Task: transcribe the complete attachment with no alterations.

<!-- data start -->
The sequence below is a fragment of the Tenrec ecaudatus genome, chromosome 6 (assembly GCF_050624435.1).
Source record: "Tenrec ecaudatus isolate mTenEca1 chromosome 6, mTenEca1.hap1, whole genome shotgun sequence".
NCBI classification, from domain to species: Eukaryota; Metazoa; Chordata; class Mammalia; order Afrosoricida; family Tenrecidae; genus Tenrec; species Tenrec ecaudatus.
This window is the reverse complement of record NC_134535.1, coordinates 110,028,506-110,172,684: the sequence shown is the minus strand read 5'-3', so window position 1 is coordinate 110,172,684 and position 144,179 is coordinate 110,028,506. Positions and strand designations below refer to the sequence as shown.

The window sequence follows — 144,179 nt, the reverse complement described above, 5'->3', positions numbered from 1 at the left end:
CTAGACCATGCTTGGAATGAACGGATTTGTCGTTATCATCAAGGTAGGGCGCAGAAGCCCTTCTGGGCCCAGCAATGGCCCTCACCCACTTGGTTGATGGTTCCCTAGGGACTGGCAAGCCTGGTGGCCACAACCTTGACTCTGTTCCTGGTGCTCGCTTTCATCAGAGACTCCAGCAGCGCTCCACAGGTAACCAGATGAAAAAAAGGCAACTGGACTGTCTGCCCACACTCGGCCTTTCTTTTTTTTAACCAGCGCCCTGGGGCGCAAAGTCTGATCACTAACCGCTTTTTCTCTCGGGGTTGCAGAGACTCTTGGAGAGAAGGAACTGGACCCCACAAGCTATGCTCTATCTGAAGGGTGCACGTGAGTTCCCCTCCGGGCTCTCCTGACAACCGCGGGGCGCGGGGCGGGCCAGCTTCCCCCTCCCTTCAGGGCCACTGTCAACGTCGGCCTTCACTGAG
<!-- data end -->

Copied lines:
The sequence below is a fragment of the Tenrec ecaudatus genome, chromosome 6 (assembly GCF_050624435.1).
Source record: "Tenrec ecaudatus isolate mTenEca1 chromosome 6, mTenEca1.hap1, whole genome shotgun sequence".
NCBI classification, from domain to species: Eukaryota; Metazoa; Chordata; class Mammalia; order Afrosoricida; family Tenrecidae; genus Tenrec; species Tenrec ecaudatus.
This window is the reverse complement of record NC_134535.1, coordinates 110,028,506-110,172,684: the sequence shown is the minus strand read 5'-3', so window position 1 is coordinate 110,172,684 and position 144,179 is coordinate 110,028,506. Positions and strand designations below refer to the sequence as shown.

The window sequence follows — 144,179 nt, the reverse complement described above, 5'->3', positions numbered from 1 at the left end:
CTAGACCATGCTTGGAATGAACGGATTTGTCGTTATCATCAAGGTAGGGCGCAGAAGCCCTTCTGGGCCCAGCAATGGCCCTCACCCACTTGGTTGATGGTTCCCTAGGGACTGGCAAGCCTGGTGGCCACAACCTTGACTCTGTTCCTGGTGCTCGCTTTCATCAGAGACTCCAGCAGCGCTCCACAGGTAACCAGATGAAAAAAAGGCAACTGGACTGTCTGCCCACACTCGGCCTTTCTTTTTTTTAACCAGCGCCCTGGGGCGCAAAGTCTGATCACTAACCGCTTTTTCTCTCGGGGTTGCAGAGACTCTTGGAGAGAAGGAACTGGACCCCACAAGCTATGCTCTATCTGAAGGGTGCACGTGAGTTCCCCTCCGGGCTCTCCTGACAACCGCGGGGCGCGGGGCGGGCCAGCTTCCCCCTCCCTTCAGGGCCACTGTCAACGTCGGCCTTCACTGAG